The Underground Railroad
The Underground Railroad
(Random House, 2016)
Imagine being as broadly good at anything as Colson Whitehead is at writing. The Intuitionist is still an all-time top-ten debut novel, and his follow-up, John Henry Days, was as strong as any sophomore outing. Did he next write a third novel and solidify his place as a preeminent fictioneer? Course not: he hung left and wrote The Colossus of New York, a non-fiction E.B. White-ish piece celebrating his home. But then he did come back, with Apex Hides the Hurt, which, like his first two novels, considered broad agendas and issues—race, predominantly, and the haunting legacy (and current reality) of slavery, inequality, and discrimination in the US. He then hung another left and wrote Sag Harbor, a small-scale and personal story, and then, even harder left, he came out with Zone One, a post-apocalyptic zombie-outbreak novel. And then? Then he wrote The Noble Hustle, a poker memoir that was as much about his own self-loathing as it was poker.
In all his books, the writing is so good you can forgive a lot. I care not a whit for post-apocalyptic stuff but I hardly disliked Zone One; I didn’t enjoy The Noble Hustle in any broad way, but it read a little like taking the Ferrari with no trunk space to a grocery store might feel—it's probably not a perfect form-function match, but it gets the job done in a strangely classy but maybe not smart way. In the same way McCartney seems constitutionally unable to crap out much less than a snap-along-to-able pop song, Whitehead seems doomed to write ferociously good sentences.
However, at least to this reader, there’s been a wandering since his start. The wandering’s been great for us readers, of course—we get this breadth of glory, so many great reads—and yet it's impossible to go back to The Intuitionist and not see that it’s Whitehead's hardest book. I don't know how to describe this hardness: it’s certainly not cold or anything, the novel's not, but it's fairly brutal: there are people, and there’s a system, and the book is a tracking of how those two abstractions battle. Part of the diminishing I feel in John Henry Days and Apex Hides the Hurt have to do with the fact that the systems or institutions the folks are pushing against move from the more structured (and, honestly, interesting) elevator-inspector-world of The Intuitionist to broader, softer edged stuff (journalism in John Henry Days, advertising in Apex Hides the Hurt). To be clear, they’re not at all bad books; it’s just that they feel somehow softer, less needled and ferocious than Intuitionist.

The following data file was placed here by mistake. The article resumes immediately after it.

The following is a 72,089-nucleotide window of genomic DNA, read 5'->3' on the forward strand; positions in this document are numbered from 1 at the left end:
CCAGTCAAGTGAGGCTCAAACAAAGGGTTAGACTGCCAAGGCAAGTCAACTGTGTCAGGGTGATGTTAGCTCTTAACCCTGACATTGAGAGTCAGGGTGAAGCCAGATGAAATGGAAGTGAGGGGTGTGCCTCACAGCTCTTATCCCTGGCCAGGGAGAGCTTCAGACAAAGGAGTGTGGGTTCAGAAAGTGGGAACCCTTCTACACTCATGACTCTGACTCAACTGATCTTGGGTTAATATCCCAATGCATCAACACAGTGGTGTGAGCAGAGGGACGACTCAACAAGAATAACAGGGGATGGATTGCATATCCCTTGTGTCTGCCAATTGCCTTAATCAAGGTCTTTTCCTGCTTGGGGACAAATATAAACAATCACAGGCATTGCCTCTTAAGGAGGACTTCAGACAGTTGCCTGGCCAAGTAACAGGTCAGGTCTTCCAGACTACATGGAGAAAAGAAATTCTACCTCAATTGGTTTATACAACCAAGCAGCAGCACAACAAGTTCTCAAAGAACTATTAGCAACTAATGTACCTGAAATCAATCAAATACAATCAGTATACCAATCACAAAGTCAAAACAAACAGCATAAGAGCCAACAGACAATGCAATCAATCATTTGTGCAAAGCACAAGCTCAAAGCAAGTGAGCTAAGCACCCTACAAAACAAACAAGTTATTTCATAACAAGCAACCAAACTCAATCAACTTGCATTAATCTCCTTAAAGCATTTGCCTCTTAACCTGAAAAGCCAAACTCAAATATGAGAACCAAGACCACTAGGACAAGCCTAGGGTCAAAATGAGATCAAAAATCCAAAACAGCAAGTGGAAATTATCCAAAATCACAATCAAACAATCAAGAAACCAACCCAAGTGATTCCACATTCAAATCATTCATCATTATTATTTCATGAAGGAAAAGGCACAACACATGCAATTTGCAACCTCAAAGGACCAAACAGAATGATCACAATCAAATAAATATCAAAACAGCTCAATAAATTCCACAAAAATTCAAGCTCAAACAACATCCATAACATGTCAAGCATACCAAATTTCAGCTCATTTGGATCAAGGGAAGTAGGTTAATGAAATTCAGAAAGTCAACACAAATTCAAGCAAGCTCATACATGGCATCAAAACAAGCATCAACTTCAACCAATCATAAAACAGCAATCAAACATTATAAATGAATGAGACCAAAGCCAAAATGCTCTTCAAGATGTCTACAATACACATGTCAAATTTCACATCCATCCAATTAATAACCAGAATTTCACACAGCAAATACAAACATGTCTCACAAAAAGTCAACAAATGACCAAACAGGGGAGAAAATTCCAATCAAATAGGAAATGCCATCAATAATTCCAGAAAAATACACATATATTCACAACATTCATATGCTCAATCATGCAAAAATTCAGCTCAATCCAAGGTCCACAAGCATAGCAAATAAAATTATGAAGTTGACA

I’m writing this as Whitehead is up for the National Book Award for his newest, The Underground Railroad, which he seems likely to win (though I think Bacheldor’s The Throwback Special is equally good, equally deserving), which is simply to say I'm hardly alone in finding The Underground Railroad to be among the very best books that've come out this year. More than that, though, the book feels like Whitehead flexing the same muscle and flash he showed in The Intuitionist, writing unapologetically about race in America and nixing the sort of self-consciousness that sometimes got in the way in Apex and John Henry.
The Underground Railroad in The Underground Railroad is literal: the book is set in the pre-Emancipation south, and Cora, our heroine, runs away from the Georgia plantation we meet her at, convinced to flee by another slave named Caesar. They make it, and are aided in their escape by a white sympathizer who brings them to the secret location of a literal underground railroad. The book’s tremendous leading up to the moment, but once you’re on page 67, you will, if you’re like me, read the following in complete astonishment:
“You have two choices. We have a train leaving in one hour and another in six hours. Not the most convenient schedule. Would that our passengers could time their arrivals more appropriately, but we operate under certain constraints.
“The next one," Cora said, standing. There was no question.